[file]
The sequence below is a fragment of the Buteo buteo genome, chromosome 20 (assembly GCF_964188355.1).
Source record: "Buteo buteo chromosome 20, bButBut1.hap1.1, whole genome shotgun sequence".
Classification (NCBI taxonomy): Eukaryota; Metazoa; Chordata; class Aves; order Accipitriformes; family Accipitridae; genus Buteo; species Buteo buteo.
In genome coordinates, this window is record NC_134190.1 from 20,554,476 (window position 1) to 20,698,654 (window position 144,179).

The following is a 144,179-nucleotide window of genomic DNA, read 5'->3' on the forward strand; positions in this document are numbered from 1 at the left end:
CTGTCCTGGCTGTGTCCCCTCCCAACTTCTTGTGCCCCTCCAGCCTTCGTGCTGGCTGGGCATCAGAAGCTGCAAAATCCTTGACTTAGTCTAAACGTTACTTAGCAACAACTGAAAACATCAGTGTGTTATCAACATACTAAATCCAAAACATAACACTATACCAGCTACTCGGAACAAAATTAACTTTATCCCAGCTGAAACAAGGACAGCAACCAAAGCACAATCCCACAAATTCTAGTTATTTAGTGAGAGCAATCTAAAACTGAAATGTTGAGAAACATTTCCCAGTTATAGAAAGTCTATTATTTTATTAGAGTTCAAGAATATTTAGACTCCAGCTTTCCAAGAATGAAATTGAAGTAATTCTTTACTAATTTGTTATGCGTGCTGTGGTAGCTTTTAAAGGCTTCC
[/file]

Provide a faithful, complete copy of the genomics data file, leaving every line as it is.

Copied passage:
The sequence below is a fragment of the Buteo buteo genome, chromosome 20 (assembly GCF_964188355.1).
Source record: "Buteo buteo chromosome 20, bButBut1.hap1.1, whole genome shotgun sequence".
Classification (NCBI taxonomy): Eukaryota; Metazoa; Chordata; class Aves; order Accipitriformes; family Accipitridae; genus Buteo; species Buteo buteo.
In genome coordinates, this window is record NC_134190.1 from 20,554,476 (window position 1) to 20,698,654 (window position 144,179).

The following is a 144,179-nucleotide window of genomic DNA, read 5'->3' on the forward strand; positions in this document are numbered from 1 at the left end:
CTGTCCTGGCTGTGTCCCCTCCCAACTTCTTGTGCCCCTCCAGCCTTCGTGCTGGCTGGGCATCAGAAGCTGCAAAATCCTTGACTTAGTCTAAACGTTACTTAGCAACAACTGAAAACATCAGTGTGTTATCAACATACTAAATCCAAAACATAACACTATACCAGCTACTCGGAACAAAATTAACTTTATCCCAGCTGAAACAAGGACAGCAACCAAAGCACAATCCCACAAATTCTAGTTATTTAGTGAGAGCAATCTAAAACTGAAATGTTGAGAAACATTTCCCAGTTATAGAAAGTCTATTATTTTATTAGAGTTCAAGAATATTTAGACTCCAGCTTTCCAAGAATGAAATTGAAGTAATTCTTTACTAATTTGTTATGCGTGCTGTGGTAGCTTTTAAAGGCTTCC